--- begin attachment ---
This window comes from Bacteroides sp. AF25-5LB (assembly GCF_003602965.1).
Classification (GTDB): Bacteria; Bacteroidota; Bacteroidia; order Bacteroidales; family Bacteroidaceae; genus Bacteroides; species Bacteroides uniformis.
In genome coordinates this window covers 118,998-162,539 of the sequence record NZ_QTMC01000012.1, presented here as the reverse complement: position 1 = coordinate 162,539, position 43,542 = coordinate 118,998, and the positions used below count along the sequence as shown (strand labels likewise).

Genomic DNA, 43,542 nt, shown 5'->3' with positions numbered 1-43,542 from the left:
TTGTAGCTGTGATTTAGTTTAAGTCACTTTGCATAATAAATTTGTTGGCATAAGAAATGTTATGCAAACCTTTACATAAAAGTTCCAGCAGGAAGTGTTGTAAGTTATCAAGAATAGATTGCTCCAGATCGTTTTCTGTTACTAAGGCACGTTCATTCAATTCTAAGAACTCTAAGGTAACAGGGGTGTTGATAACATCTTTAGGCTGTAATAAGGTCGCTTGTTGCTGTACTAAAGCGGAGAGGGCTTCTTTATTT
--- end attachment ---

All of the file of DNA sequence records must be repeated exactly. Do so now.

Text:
This window comes from Bacteroides sp. AF25-5LB (assembly GCF_003602965.1).
Classification (GTDB): Bacteria; Bacteroidota; Bacteroidia; order Bacteroidales; family Bacteroidaceae; genus Bacteroides; species Bacteroides uniformis.
In genome coordinates this window covers 118,998-162,539 of the sequence record NZ_QTMC01000012.1, presented here as the reverse complement: position 1 = coordinate 162,539, position 43,542 = coordinate 118,998, and the positions used below count along the sequence as shown (strand labels likewise).

Genomic DNA, 43,542 nt, shown 5'->3' with positions numbered 1-43,542 from the left:
TTGTAGCTGTGATTTAGTTTAAGTCACTTTGCATAATAAATTTGTTGGCATAAGAAATGTTATGCAAACCTTTACATAAAAGTTCCAGCAGGAAGTGTTGTAAGTTATCAAGAATAGATTGCTCCAGATCGTTTTCTGTTACTAAGGCACGTTCATTCAATTCTAAGAACTCTAAGGTAACAGGGGTGTTGATAACATCTTTAGGCTGTAATAAGGTCGCTTGTTGCTGTACTAAAGCGGAGAGGGCTTCTTTATTT